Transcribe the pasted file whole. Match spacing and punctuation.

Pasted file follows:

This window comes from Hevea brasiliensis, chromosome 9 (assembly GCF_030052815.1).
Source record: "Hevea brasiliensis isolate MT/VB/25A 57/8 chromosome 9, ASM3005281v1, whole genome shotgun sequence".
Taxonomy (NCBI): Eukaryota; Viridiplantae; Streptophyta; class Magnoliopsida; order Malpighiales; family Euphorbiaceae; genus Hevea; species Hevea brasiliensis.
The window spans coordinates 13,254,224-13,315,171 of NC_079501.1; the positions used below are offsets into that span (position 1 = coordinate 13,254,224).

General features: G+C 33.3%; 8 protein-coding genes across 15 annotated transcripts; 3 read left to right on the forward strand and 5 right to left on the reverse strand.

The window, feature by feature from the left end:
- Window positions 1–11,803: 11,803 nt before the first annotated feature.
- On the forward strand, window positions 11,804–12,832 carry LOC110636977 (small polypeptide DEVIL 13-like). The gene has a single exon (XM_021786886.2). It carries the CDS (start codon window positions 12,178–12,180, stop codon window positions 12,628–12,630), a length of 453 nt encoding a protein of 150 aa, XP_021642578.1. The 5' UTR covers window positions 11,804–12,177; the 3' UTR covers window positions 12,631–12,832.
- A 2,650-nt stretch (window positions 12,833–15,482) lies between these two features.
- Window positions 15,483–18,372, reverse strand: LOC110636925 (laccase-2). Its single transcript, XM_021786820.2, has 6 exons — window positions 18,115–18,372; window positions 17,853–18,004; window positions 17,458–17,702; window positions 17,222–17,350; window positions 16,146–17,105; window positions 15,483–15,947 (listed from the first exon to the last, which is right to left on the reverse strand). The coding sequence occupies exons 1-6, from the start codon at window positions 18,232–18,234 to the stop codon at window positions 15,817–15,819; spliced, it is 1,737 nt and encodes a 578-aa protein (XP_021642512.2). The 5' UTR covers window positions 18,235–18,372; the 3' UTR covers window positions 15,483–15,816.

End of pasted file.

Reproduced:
This window comes from Hevea brasiliensis, chromosome 9 (assembly GCF_030052815.1).
Source record: "Hevea brasiliensis isolate MT/VB/25A 57/8 chromosome 9, ASM3005281v1, whole genome shotgun sequence".
Taxonomy (NCBI): Eukaryota; Viridiplantae; Streptophyta; class Magnoliopsida; order Malpighiales; family Euphorbiaceae; genus Hevea; species Hevea brasiliensis.
The window spans coordinates 13,254,224-13,315,171 of NC_079501.1; the positions used below are offsets into that span (position 1 = coordinate 13,254,224).

General features: G+C 33.3%; 8 protein-coding genes across 15 annotated transcripts; 3 read left to right on the forward strand and 5 right to left on the reverse strand.

The window, feature by feature from the left end:
- Window positions 1–11,803: 11,803 nt before the first annotated feature.
- On the forward strand, window positions 11,804–12,832 carry LOC110636977 (small polypeptide DEVIL 13-like). The gene has a single exon (XM_021786886.2). It carries the CDS (start codon window positions 12,178–12,180, stop codon window positions 12,628–12,630), a length of 453 nt encoding a protein of 150 aa, XP_021642578.1. The 5' UTR covers window positions 11,804–12,177; the 3' UTR covers window positions 12,631–12,832.
- A 2,650-nt stretch (window positions 12,833–15,482) lies between these two features.
- Window positions 15,483–18,372, reverse strand: LOC110636925 (laccase-2). Its single transcript, XM_021786820.2, has 6 exons — window positions 18,115–18,372; window positions 17,853–18,004; window positions 17,458–17,702; window positions 17,222–17,350; window positions 16,146–17,105; window positions 15,483–15,947 (listed from the first exon to the last, which is right to left on the reverse strand). The coding sequence occupies exons 1-6, from the start codon at window positions 18,232–18,234 to the stop codon at window positions 15,817–15,819; spliced, it is 1,737 nt and encodes a 578-aa protein (XP_021642512.2). The 5' UTR covers window positions 18,235–18,372; the 3' UTR covers window positions 15,483–15,816.